‘You should have come to the shore and waved,’ she said when I explained my dilemma about staying. ‘We’ve got a 10-week supply of food on board. What do you want?’ And I thought of David Balfour and all his frantic waving and shouting which brought him no help at all, making memories of his time on the island still horrible, even at the end of his cross-Scotland adventure. And here was I, desperate to stay and enjoy my huge privilege, finding assistance easily.

A little later I walked back across the island with Helen through deep bracken, crossing rocky inlets inlaid with shells and weed only ever washed by spring tides. When we reached steep rocks tumbling into deep water, her husband James rowed the tender across from their anchorage. While I waited they rowed back to the boat and returned with a tin of mackerel, shortbread, oatcakes, a carton of grapefruit juice and a good helping of muesli for the morning. The sea was irritable, pulling at the little boat as they passed over my supplies. Having exchanged addresses and promised to keep in touch, we each let go and they scudded back towards Pippin while I returned slowly to my tent, secure now for another night, feeling that there was nothing else at all that I needed.

Because it was cool and the ravens seemed to give me permission with their own antics, I played on the beach, climbing a vertical black set of steps up a two-foot-wide faultline in the granite. I listened to the wash of the waves retreating and coming in, the brief silence in-between like the bottom of a breath before the next inhale. And I tried to synchronise with it. I found the sea’s breathing took only a little longer than mine.

I’ve wondered whether people who live in intimacy with the sea find in their lungs an echo of tides or the rhythm of waves? After the outbreath, the depletion, a brief stillness like a stretch of rock or white sand emptied of water. Or a slack tide before the flood asserts itself. The empty point emulates death itself; a blink of doubt as to whether life will return. And yet in it comes: the flood in of water to the bay, oxygen to the lung. The renewal of life itself.

But the lungs of Robert Louis Stevenson were treacherous and marshy with pleurisy and consumption, his tidal rhythms far from certain. Breath came in gasps and sputters. I discovered in this an etymological irony. The word ‘lung’ derives from High German ‘lungun’; literally the ‘light organ’. Its original meaning is only now remembered in the English idiom to, ‘punch someone’s lights out’. ‘Light organ’ seems to flicker with the spirit of his family’s ‘sea-lights’, a mission bringing greater safety to so many seafarers. However, the word ‘light’ here refers to their tiny weight, rather than luminosity. Nevertheless, the breathing of life into characters, stories, landscapes by the rebel RLS is what the family is best remembered for now. His ‘inspiration’.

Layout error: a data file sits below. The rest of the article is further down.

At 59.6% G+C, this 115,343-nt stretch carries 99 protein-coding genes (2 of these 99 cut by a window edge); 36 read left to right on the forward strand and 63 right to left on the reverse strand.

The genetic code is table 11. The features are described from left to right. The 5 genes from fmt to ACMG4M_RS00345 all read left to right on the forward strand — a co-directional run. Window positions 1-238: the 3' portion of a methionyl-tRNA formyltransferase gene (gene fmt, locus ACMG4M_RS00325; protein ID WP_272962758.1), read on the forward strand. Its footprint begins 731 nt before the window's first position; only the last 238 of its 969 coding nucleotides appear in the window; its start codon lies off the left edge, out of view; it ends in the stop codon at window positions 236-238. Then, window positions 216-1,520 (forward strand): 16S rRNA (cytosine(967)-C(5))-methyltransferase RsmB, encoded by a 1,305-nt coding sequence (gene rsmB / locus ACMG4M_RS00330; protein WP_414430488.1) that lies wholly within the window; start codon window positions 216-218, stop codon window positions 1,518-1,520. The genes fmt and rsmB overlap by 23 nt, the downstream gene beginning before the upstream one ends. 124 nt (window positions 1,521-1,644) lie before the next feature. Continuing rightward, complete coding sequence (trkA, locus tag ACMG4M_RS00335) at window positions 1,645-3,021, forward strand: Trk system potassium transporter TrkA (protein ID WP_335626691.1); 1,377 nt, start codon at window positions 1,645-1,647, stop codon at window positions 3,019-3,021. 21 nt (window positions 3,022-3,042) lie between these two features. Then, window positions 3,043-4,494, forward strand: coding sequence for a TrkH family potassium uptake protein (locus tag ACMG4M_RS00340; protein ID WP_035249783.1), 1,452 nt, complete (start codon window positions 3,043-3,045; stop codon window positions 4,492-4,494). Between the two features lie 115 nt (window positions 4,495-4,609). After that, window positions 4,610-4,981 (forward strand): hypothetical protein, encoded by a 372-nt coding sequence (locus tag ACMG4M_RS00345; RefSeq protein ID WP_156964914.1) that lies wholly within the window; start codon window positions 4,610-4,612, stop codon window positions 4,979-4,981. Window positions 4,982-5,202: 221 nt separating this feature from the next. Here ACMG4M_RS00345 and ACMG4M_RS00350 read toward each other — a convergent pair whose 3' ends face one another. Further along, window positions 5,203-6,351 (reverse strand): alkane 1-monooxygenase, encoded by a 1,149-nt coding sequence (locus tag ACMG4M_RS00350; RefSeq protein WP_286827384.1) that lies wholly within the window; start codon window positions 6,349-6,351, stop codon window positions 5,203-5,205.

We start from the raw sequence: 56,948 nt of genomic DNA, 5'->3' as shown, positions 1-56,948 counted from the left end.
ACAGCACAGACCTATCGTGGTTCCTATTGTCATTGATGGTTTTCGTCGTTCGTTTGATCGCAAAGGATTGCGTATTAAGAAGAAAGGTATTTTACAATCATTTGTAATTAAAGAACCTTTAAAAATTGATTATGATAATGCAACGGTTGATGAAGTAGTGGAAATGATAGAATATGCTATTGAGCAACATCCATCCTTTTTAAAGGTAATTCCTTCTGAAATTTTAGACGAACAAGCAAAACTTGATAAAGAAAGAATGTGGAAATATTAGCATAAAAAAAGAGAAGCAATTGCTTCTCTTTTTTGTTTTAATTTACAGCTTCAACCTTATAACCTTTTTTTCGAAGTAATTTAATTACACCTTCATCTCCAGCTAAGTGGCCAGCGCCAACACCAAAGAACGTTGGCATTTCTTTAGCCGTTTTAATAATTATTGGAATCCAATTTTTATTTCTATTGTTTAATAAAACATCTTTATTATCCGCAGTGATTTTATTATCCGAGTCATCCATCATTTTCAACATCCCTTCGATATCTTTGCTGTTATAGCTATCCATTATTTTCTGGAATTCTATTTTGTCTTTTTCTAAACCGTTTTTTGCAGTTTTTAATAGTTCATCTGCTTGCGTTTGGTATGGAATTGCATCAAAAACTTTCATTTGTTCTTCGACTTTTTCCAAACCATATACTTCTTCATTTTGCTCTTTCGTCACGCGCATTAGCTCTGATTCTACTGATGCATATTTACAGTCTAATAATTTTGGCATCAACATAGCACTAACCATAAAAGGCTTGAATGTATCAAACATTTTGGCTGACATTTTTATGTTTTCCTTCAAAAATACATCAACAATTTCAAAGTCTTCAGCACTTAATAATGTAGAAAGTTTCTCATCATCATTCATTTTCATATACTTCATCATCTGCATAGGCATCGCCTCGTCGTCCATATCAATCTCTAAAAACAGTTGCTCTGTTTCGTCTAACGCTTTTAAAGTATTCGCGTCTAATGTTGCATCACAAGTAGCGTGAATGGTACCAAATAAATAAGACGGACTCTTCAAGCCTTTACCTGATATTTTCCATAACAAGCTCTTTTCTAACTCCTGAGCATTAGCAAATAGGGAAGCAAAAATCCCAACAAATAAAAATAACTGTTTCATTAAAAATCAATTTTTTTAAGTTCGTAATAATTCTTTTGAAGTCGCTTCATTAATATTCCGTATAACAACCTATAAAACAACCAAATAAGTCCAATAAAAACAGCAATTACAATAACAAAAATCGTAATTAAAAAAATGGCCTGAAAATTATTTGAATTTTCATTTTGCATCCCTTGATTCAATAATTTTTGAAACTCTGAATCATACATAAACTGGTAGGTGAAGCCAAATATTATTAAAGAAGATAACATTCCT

Having spent time in France at a place where he was perhaps most active and in his best health, I’m especially aware of the ill health which dogged his life and abbreviated it at 44 years. It seems remarkable that it was so defined by travel and adventure considering his appalling physical condition for much of it. But ironically his illness, as well as his writing, seems to have driven the travel itself, towards the best climate for his lungs. When he and the family set off from San Francisco in 1888 for the South Seas on the yacht Casco, the ‘great affair’ had resumed. He shed another skin. But this time he never returned.

As low tide approached, I made a sketch of each new type of washed-up seaweed and I looked them up in my seashore book, as much because the names are evocative as from any need to know: grasswrack, bladderwrack, sea lettuce, dabberlocks, and then one which was like a sheet of pasta with frilly edges. According to the book this was Laminaria saccharina or seabelt or sugar kelp. Or, it may also be known as ‘poor man’s weather glass’. With that, my grandmother hobbled onto the stage of my imagination, tapping her barometer ritually once-a-day. She clearly didn’t entirely trust it because she also consulted the piece of seaweed that hung in her small cabin at the back of the house, a custom that came with her from Braunton to Exeter via her sea-captain father who died when she was only seven. I suppose her seaweed was this ‘poor man’s weather glass’.